What was expected to be something of a quiet start to free agency for the Panthers has already seen them sign two players to help bolster their offensive line. While those two signings are likely to have made a reasonable dent in the money that the Panthers have left to spend, they need to continue to be active as they look to build the foundations of their roster before the draft.
In an ideal world, they will be able to add talent all across the roster and enter the draft able to take the best player on the board with each pick without having to draft for need. However, even if that isn’t the case, what they have to absolutely avoid is the situation they were in going into the 2016 draft, where with the loss of almost their entire cornerback room in free agency they were forced into selecting multiple cornerbacks.
With that in mind, what are the areas that the Panthers absolutely have to address in some form over the next week or so?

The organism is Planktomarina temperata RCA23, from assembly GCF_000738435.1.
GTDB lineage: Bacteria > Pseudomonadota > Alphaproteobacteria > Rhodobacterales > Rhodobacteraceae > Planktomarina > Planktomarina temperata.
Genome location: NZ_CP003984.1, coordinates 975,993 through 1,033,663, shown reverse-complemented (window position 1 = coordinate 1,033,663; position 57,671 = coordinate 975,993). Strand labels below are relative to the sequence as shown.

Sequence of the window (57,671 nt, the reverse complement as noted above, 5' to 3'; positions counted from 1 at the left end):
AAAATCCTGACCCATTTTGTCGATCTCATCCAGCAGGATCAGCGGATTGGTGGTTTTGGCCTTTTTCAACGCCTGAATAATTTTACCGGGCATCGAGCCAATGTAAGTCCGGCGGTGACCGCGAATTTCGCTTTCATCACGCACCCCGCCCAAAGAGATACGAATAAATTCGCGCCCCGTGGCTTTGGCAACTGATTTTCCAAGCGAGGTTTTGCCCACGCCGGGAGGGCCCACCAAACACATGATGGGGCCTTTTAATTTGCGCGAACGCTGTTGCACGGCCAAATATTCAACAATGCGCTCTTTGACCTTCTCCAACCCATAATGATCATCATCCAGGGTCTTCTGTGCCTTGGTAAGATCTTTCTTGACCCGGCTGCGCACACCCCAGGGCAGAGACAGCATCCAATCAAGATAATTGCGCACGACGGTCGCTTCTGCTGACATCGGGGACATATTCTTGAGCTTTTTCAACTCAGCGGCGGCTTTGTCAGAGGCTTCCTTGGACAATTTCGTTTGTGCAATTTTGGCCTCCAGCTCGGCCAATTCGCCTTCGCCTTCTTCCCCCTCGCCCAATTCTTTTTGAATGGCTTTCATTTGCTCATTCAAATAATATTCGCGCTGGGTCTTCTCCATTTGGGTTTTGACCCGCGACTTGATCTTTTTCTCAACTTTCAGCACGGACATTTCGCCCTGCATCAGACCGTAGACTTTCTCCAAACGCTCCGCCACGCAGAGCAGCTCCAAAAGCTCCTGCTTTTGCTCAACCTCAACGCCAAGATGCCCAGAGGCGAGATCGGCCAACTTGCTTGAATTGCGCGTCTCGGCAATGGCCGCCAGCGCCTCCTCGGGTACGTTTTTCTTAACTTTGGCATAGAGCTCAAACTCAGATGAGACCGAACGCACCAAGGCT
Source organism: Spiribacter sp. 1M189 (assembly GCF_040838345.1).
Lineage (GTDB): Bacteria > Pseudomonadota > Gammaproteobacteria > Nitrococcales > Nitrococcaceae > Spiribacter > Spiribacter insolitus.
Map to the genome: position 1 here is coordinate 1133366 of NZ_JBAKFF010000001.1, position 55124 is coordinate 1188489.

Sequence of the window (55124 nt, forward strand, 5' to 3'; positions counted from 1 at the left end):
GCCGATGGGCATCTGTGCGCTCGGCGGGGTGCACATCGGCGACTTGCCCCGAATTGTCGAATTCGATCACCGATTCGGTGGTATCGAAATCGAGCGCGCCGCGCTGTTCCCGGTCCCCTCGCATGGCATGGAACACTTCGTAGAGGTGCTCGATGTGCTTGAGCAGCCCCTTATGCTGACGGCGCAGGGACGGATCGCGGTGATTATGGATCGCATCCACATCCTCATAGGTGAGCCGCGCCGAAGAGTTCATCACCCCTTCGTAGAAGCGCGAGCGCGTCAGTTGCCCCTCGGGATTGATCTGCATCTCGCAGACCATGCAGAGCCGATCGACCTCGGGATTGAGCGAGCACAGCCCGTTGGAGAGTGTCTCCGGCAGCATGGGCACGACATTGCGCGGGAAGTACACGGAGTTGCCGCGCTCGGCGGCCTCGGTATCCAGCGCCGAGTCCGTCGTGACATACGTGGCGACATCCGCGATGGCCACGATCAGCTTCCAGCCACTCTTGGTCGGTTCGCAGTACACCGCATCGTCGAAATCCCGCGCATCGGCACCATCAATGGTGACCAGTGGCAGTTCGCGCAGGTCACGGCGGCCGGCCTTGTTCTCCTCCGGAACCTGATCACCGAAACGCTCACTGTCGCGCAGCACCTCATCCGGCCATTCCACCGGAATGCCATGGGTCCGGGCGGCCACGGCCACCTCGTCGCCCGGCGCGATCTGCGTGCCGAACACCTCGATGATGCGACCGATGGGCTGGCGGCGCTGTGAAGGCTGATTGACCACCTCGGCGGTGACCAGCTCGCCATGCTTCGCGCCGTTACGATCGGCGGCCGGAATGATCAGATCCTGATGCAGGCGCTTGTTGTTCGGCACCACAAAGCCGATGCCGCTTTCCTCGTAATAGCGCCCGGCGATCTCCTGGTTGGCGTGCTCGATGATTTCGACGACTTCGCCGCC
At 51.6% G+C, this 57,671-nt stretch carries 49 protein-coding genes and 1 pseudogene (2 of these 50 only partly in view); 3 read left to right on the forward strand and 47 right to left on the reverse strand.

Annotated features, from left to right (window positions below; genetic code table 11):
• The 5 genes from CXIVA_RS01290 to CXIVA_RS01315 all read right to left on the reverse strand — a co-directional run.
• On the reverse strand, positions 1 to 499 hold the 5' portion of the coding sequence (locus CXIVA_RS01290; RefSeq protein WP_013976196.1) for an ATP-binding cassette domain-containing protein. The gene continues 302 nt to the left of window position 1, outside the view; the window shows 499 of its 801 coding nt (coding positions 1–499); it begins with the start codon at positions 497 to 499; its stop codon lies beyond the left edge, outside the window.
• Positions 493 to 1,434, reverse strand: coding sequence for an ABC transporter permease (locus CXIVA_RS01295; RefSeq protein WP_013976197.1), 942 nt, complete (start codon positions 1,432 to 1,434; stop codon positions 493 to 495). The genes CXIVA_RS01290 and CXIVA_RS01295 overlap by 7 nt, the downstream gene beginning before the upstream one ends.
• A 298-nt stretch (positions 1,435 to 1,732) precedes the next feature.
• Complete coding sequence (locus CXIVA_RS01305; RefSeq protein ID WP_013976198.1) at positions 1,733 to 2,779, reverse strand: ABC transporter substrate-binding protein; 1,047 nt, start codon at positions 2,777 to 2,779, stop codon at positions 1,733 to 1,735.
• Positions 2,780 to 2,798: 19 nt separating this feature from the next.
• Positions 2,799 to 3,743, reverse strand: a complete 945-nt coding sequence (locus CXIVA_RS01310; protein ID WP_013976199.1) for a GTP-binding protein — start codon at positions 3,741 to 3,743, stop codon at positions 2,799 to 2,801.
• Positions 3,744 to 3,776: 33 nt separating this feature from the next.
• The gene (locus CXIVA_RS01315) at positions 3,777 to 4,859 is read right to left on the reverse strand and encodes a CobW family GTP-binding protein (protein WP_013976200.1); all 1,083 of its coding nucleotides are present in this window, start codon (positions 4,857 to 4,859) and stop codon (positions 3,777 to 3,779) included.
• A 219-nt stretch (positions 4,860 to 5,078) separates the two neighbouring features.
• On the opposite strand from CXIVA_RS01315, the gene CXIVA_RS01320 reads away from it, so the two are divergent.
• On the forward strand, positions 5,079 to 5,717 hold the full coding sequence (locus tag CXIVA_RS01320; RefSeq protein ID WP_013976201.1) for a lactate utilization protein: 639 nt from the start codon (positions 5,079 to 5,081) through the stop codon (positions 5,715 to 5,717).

Interior Defensive Line
Last year, the Panthers really struggled to generate much pass rush on the interior and following KK Short’s injury they were left without a single natural 3-tech on the roster, ultimately moving Efe Obada inside on a near-permanent basis in order to try and generate pressure up the middle. With Short and Zach Kerr having been released as well as Obada currently still unsigned, the need for an interior pass rusher has only increased.
This is definitely something the Panther can address in the draft given the depth of the class at this position, but with most NFL teams carrying at least two natural 3-techs, the Panthers would do well not to go into the draft without a single player at the position on the roster. There is a chance that one or both of Short and Obada could be back in Carolina if they don’t find much of a market in free agency, but this cannot be assumed, and the Panthers should be looking to improve at this position rather than just treading water.